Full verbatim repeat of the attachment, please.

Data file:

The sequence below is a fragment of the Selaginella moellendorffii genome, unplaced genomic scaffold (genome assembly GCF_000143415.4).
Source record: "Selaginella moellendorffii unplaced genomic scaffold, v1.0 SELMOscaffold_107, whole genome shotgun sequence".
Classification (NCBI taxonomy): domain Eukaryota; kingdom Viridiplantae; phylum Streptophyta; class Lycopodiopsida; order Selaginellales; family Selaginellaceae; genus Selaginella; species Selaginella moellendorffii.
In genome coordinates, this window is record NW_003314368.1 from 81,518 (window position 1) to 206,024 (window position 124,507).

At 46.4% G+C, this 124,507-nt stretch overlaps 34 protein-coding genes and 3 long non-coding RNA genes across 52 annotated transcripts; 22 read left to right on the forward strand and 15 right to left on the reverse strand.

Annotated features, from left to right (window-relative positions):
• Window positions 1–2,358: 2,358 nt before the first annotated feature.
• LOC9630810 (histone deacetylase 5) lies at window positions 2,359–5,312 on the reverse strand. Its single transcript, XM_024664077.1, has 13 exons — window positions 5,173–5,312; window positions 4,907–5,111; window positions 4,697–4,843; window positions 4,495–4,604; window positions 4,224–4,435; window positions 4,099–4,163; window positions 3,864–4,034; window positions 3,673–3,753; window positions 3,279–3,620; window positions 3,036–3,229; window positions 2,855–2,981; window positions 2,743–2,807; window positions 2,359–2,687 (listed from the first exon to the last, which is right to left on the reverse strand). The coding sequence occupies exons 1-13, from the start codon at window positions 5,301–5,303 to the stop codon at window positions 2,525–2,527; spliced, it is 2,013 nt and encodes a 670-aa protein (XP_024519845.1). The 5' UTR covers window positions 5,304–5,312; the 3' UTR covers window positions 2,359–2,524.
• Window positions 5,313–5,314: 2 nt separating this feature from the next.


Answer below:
The sequence below is a fragment of the Selaginella moellendorffii genome, unplaced genomic scaffold (genome assembly GCF_000143415.4).
Source record: "Selaginella moellendorffii unplaced genomic scaffold, v1.0 SELMOscaffold_107, whole genome shotgun sequence".
Classification (NCBI taxonomy): domain Eukaryota; kingdom Viridiplantae; phylum Streptophyta; class Lycopodiopsida; order Selaginellales; family Selaginellaceae; genus Selaginella; species Selaginella moellendorffii.
In genome coordinates, this window is record NW_003314368.1 from 81,518 (window position 1) to 206,024 (window position 124,507).

At 46.4% G+C, this 124,507-nt stretch overlaps 34 protein-coding genes and 3 long non-coding RNA genes across 52 annotated transcripts; 22 read left to right on the forward strand and 15 right to left on the reverse strand.

Annotated features, from left to right (window-relative positions):
• Window positions 1–2,358: 2,358 nt before the first annotated feature.
• LOC9630810 (histone deacetylase 5) lies at window positions 2,359–5,312 on the reverse strand. Its single transcript, XM_024664077.1, has 13 exons — window positions 5,173–5,312; window positions 4,907–5,111; window positions 4,697–4,843; window positions 4,495–4,604; window positions 4,224–4,435; window positions 4,099–4,163; window positions 3,864–4,034; window positions 3,673–3,753; window positions 3,279–3,620; window positions 3,036–3,229; window positions 2,855–2,981; window positions 2,743–2,807; window positions 2,359–2,687 (listed from the first exon to the last, which is right to left on the reverse strand). The coding sequence occupies exons 1-13, from the start codon at window positions 5,301–5,303 to the stop codon at window positions 2,525–2,527; spliced, it is 2,013 nt and encodes a 670-aa protein (XP_024519845.1). The 5' UTR covers window positions 5,304–5,312; the 3' UTR covers window positions 2,359–2,524.
• Window positions 5,313–5,314: 2 nt separating this feature from the next.